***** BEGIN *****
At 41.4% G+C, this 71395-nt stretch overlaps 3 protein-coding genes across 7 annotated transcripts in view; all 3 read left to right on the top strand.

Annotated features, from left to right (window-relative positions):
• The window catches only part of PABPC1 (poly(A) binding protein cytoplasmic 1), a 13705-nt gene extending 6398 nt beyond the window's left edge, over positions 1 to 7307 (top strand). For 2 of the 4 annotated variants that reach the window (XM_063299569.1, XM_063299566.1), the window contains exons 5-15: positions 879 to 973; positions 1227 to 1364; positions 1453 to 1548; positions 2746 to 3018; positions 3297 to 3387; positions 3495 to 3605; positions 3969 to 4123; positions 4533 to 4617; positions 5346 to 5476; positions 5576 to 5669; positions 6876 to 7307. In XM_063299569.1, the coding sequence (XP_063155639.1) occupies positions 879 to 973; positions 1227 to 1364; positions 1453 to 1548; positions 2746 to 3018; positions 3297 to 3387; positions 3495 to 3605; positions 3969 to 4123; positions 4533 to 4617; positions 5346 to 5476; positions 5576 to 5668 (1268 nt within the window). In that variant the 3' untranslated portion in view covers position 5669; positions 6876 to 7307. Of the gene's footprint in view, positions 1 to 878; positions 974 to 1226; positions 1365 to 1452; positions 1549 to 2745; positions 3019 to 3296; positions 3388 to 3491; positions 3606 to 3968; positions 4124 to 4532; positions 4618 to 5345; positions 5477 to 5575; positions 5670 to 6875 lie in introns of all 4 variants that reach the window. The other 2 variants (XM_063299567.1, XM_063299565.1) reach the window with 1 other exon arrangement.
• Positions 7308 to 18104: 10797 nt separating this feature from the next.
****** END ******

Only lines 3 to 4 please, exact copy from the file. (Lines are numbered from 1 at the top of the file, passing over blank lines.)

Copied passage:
• The window catches only part of PABPC1 (poly(A) binding protein cytoplasmic 1), a 13705-nt gene extending 6398 nt beyond the window's left edge, over positions 1 to 7307 (top strand). For 2 of the 4 annotated variants that reach the window (XM_063299569.1, XM_063299566.1), the window contains exons 5-15: positions 879 to 973; positions 1227 to 1364; positions 1453 to 1548; positions 2746 to 3018; positions 3297 to 3387; positions 3495 to 3605; positions 3969 to 4123; positions 4533 to 4617; positions 5346 to 5476; positions 5576 to 5669; positions 6876 to 7307. In XM_063299569.1, the coding sequence (XP_063155639.1) occupies positions 879 to 973; positions 1227 to 1364; positions 1453 to 1548; positions 2746 to 3018; positions 3297 to 3387; positions 3495 to 3605; positions 3969 to 4123; positions 4533 to 4617; positions 5346 to 5476; positions 5576 to 5668 (1268 nt within the window). In that variant the 3' untranslated portion in view covers position 5669; positions 6876 to 7307. Of the gene's footprint in view, positions 1 to 878; positions 974 to 1226; positions 1365 to 1452; positions 1549 to 2745; positions 3019 to 3296; positions 3388 to 3491; positions 3606 to 3968; positions 4124 to 4532; positions 4618 to 5345; positions 5477 to 5575; positions 5670 to 6875 lie in introns of all 4 variants that reach the window. The other 2 variants (XM_063299567.1, XM_063299565.1) reach the window with 1 other exon arrangement.
• Positions 7308 to 18104: 10797 nt separating this feature from the next.